Fate Of Mexico's Retired Police Dogs Gets Brighter
Animals are a great help to the police and military in practically all countries in the world. But, inevitably, there comes a point when it’s time for them to retire. Sometimes, retired police dogs can’t find the loving home they so deserve. That’s why Mexico has launched a new scheme to help dogs into a happy retirement after working with the nation’s police force.
Mexico’s new police dog adoption program
According to Renato Sales Heredia, Mexico’s Security Commissioner, police dogs will be able to live with a family once they leave active service. Of course, there have always been dogs that find a new home with former trainers or colleagues. This happens when their duties end. But not all police dogs have been so lucky.
The first generation of retired police dogs in Mexico begins with “Rosty”. He is an officer with nine years of impeccable service, and completed several training courses in Colombia to learn about drug detection. And as Jorge Luis de Aquino, a federal police officer, has indicated, up until now police dogs were simply discharged when their service came to an end, and were often put down at the end of their working lives. Fortunately, though, this has now changed.
The dog officer assigned to policeman King David Villalobos, Tokyo, might live with his partner. Villalobos has two small daughters who can’t wait to take him home and give him all the love and care he deserves for the closing years of his life – and it’s worth mentioning that these dogs retire at 9 or 10 years of age, and can live for up to 5 or 6 more.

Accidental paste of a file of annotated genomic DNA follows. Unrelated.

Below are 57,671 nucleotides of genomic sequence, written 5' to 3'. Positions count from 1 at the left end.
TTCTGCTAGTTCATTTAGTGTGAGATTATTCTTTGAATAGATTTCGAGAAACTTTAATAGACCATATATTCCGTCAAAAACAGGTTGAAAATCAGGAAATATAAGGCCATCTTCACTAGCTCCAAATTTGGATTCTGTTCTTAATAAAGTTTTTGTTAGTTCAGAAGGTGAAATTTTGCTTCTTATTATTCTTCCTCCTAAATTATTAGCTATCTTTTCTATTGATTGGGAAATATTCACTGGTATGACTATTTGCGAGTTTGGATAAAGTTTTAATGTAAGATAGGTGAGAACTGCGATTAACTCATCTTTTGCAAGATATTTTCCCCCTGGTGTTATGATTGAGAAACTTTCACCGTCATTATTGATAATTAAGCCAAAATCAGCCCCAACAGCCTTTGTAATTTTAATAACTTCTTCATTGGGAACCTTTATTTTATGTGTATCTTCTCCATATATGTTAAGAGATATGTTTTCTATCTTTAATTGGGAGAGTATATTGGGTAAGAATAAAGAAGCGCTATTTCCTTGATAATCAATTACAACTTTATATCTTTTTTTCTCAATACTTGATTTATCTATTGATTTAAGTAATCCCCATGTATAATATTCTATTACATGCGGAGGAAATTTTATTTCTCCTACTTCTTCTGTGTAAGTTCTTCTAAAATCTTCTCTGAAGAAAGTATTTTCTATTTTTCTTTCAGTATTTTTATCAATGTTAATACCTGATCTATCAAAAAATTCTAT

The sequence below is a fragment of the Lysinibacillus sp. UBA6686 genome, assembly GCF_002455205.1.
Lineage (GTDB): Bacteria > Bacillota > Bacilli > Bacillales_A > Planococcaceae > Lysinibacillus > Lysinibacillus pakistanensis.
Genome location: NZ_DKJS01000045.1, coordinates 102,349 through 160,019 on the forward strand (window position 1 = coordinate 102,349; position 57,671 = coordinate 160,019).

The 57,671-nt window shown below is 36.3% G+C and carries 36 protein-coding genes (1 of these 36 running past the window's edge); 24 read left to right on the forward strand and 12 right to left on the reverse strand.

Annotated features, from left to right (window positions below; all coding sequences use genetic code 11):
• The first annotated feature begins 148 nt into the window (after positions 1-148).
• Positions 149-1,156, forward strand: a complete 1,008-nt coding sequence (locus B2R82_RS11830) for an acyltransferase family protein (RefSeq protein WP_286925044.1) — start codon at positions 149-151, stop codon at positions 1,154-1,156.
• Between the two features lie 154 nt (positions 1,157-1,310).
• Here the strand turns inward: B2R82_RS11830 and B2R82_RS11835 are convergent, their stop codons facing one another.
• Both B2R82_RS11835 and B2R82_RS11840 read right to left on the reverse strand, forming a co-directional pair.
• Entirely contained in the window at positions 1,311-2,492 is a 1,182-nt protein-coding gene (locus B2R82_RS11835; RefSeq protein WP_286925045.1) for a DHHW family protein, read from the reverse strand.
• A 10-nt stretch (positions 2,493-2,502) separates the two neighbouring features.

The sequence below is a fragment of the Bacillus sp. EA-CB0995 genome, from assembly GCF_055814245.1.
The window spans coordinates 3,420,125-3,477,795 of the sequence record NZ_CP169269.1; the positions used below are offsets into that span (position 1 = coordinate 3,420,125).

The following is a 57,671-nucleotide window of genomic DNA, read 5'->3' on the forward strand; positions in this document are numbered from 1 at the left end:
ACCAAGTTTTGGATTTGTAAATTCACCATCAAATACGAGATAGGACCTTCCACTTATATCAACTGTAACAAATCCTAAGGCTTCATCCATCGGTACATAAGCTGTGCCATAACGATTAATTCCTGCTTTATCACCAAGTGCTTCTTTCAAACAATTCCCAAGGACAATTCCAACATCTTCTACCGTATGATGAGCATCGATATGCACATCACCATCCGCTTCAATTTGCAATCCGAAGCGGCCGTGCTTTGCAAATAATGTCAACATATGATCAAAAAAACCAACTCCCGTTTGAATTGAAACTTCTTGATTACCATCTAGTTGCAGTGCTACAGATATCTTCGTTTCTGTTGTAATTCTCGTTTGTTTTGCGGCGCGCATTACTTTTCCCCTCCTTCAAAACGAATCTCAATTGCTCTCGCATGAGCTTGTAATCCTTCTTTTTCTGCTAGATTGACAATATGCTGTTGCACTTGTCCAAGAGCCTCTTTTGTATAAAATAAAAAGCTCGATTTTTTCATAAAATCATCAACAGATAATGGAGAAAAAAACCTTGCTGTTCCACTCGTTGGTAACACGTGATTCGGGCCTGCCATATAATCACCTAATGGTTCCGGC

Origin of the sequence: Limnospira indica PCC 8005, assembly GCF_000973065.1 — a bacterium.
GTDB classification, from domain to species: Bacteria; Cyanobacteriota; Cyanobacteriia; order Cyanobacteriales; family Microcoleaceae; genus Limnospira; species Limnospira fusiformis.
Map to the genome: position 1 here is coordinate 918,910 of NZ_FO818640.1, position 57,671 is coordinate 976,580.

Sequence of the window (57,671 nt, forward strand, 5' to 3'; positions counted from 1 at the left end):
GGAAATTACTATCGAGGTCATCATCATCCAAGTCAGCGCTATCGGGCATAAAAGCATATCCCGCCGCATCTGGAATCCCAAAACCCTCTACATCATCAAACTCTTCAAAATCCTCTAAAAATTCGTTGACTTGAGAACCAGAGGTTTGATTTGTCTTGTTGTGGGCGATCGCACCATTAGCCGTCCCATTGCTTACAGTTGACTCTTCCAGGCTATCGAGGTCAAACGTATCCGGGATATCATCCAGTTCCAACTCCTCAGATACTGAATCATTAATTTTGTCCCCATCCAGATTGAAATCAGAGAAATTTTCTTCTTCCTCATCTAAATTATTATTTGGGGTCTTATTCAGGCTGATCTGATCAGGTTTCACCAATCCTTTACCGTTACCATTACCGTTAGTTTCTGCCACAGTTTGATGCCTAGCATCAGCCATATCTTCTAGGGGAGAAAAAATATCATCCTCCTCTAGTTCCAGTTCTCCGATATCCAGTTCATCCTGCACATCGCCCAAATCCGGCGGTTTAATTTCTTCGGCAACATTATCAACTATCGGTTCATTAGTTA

Both Tokyo and his handler Rey have survived dangerous operations together, battling against drug cartels and their bullets. Tokyo’s special skills including detecting drugs, sniffing out hidden money and locating caches of illicit weapons.
Another prominent case is that of a dog named Claudia. She is a black Labrador retriever who has been the faithful companion of Petty Officer Carmen Durán for no less than 9 years. Together, they investigated more than 30 bomb threats in 2009 alone. And, all this after they survived an attack by organized criminals in the public square of the city of Morelia. This was during celebrations to mark the anniversary of Mexico’s independence.
The future of these dogs
Dogs that can not find a home with their former colleagues will go to the Asociación Canófila de México, which will be responsible for finding the dog a suitable adoptive family. As Manelich Castilla Craviotto says, “these dogs were merely a tool for the institution, and received treatment as such.”
But now, they are recognized for what they are: canine officers at the service of citizens and their security. Therefore, they have the right to a good life. From now on, all those who wish to adopt retired police dogs in Mexico just have to make their way to the Association.
A police dog adoption initiative in Catalonia
Since 2014, the NGO Retired Dogs 112 has worked with canine officers. They do this after their retirement to find them loving adoptive families. Brian’s story is one of the most emotional stories. He served for years. But, in the end, had to give way to his younger colleagues due to his physical health.
This beautiful black-haired German shepherd had endured various high-risk missions when he was part of the Spanish police. In the end, Rafael and his family adopted him. This is thanks to the NGO that’s dedicated to connecting retired dogs with families who want to give them a home.
According to Rafael, a native of Barcelona, his children saw the dog as a police officer, and therefore as a hero. In the end, in his new loving home, Brian took just two months to get used to being a pet.
Image source: lanacion.com.ar and www.elconfidencial.com